The concept of Occam’s Razor was introduced into our modern lexicon by Jodie Foster‘s character in the movie Contact. William of Ockham, after whom the concept is named, was a 13th century theologian and philosopher noted that, when given two solutions to a problem, the simpler one is more often the correct one. It was also presented by David Krumholtz‘s character in the TV show Numb3rs which stated, perhaps more correctly, that people tend to add complexity to a solution when trying to solve a problem. This is common with Industrial Internet of Things (IIoT) efforts. Are you adding complexity to your IIoT journey?
One of the fundamental misunderstandings of an IIoT effort is that it is a single complex event, or a number of complex events. Moreover, the effort will require a lot of money, a lot of sensors and tons of processing power. The good news is an IIoT effort should be a journey and start with basic data gathering systems and grow over time. This better news is that you will not need a large capital budget to get started. The best news is that as simpler, less expensive efforts are implemented, they help pay for future efforts.
A great place to start on an IIoT journey is with a simple process historian. This allows you to capture data from your process variables, like PLC tags, and enables you to perform simple trend analyses in real-time. Maintenance troubleshooting is one of the most common applications. If there is a process upset, the process conditions at the time can be readily revealed. This helps you diagnose problem and take corrective action.
Because of the simplicity, process historians are common in many plants. You may already have one. But, its applications are limited to time-series data (the three pieces of data capture by a historian are time, value and quality). If this is the case the next step is to implement a rules-based event engine or summarization tool, sometimes known as an event database. This enables you to capture process events and correlate them to other data.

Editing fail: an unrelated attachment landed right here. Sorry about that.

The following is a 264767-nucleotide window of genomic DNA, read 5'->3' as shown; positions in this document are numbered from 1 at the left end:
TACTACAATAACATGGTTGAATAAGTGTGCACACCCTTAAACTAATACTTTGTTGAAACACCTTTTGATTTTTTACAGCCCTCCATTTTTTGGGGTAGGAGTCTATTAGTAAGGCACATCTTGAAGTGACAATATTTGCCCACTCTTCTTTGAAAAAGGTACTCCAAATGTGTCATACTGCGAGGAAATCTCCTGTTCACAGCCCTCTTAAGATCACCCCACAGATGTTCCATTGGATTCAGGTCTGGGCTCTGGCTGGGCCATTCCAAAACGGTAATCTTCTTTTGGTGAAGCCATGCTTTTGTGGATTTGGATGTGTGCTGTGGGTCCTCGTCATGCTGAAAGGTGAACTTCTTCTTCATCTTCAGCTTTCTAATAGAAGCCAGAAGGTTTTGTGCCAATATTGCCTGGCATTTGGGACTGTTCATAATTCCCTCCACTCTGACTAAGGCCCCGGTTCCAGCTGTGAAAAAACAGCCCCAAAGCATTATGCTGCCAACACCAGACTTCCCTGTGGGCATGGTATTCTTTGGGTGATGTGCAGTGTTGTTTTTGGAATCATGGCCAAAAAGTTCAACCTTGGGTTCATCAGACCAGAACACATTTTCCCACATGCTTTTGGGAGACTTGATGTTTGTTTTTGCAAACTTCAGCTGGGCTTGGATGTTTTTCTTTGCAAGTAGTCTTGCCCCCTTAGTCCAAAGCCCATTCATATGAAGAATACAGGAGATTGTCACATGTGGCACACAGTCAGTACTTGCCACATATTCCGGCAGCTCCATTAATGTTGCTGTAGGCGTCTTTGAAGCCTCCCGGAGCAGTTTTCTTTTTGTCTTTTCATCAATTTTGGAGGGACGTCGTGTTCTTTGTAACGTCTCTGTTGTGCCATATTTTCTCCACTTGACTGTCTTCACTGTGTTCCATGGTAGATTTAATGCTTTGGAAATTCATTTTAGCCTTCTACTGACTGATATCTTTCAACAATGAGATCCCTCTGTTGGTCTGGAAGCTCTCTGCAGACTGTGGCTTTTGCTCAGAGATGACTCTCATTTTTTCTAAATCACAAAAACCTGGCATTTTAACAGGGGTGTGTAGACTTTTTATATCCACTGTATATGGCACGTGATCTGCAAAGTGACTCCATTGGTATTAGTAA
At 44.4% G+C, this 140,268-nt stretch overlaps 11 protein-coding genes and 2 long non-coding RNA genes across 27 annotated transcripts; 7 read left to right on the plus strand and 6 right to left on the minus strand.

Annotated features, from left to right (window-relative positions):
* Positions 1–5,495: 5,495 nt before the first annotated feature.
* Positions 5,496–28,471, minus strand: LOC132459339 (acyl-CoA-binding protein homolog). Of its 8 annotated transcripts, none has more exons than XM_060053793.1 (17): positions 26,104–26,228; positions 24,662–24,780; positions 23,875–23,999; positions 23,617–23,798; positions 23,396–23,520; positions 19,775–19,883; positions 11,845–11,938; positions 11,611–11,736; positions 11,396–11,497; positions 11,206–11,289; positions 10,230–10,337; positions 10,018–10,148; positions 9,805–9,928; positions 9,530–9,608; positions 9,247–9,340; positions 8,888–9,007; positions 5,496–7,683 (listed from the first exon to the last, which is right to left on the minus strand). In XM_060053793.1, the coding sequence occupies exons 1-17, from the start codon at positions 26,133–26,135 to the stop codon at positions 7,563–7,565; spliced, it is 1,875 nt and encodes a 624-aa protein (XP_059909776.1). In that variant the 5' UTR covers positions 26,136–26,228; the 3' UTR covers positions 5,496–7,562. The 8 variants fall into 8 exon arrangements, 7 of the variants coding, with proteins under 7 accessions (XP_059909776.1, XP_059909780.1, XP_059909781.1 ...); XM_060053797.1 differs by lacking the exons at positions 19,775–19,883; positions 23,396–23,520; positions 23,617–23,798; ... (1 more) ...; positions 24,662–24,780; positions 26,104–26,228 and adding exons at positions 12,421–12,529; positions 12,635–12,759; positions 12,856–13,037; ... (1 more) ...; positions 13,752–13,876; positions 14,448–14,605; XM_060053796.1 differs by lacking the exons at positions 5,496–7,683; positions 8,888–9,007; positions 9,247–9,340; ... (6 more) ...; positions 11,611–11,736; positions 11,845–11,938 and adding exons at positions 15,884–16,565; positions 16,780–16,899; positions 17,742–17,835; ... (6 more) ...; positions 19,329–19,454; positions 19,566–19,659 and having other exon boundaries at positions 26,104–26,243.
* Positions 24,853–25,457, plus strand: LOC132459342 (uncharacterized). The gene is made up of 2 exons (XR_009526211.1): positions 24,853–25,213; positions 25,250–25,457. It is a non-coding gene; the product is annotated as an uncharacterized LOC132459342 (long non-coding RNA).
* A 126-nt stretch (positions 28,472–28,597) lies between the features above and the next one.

Downtime is the most common application for an event database. When a downtime event occurs, it is captured by the event database along with a reason code. Not only will you be alerted to an event, you will be able to track most common causes. Adding in quality information to a production event allows you realize Overall Equipment Effectiveness (OEE). Operations can now use this data to better understand the main causes of downtime and develop solutions to resolve them.
Another common application for an event database is product tracking and traceability, also known as genealogy. When a production batch starts all of the raw materials that are used in the batch are recorded as part of the batch record. As the process continues the finished goods are also recorded In the batch record. You can quickly determine the flow of material for any given batch. This is also extremely helpful for creating batch reports. Moreover, because the start and stop times of the batch are known, all of the process data can be queried specific to the batch.
A third application for an event database is for condition-based maintenance. Rather than performing preventative maintenance on calendar basis, maintenance occurs when certain conditions are met. This can be runtime hours, vibration levels or a combination of variables, like motor current and speed. It should be noted that with open systems, an event database can automatically generate work orders in your CMMS.
Once more simple systems are operational and people are using them (and understand them), you can introduce complexity into your journey. The aforementioned systems will generate a significant amount of data that can be used for better process control and improving production. IIoT efforts will help you better understand how one part of your process interacts with another part. The addition of sensors may, in fact, provide more insights. But you should heed the advice of Occam and not add complexity when it is not necessary. A simple solution may be the correct one.
Tagsacoustic advanced diagnostics analytical artificial intelligence asset management business development condition based maintenance control valve differential pressure downtime ers filtration flow genealogy general historian IIoT impulse piping level machine learning manufacturing intelligence measurement MES mixer orifice plate positioner pressure project management real time visualization rotating equipment safety SCADA temperature vibration wireless WirelessHART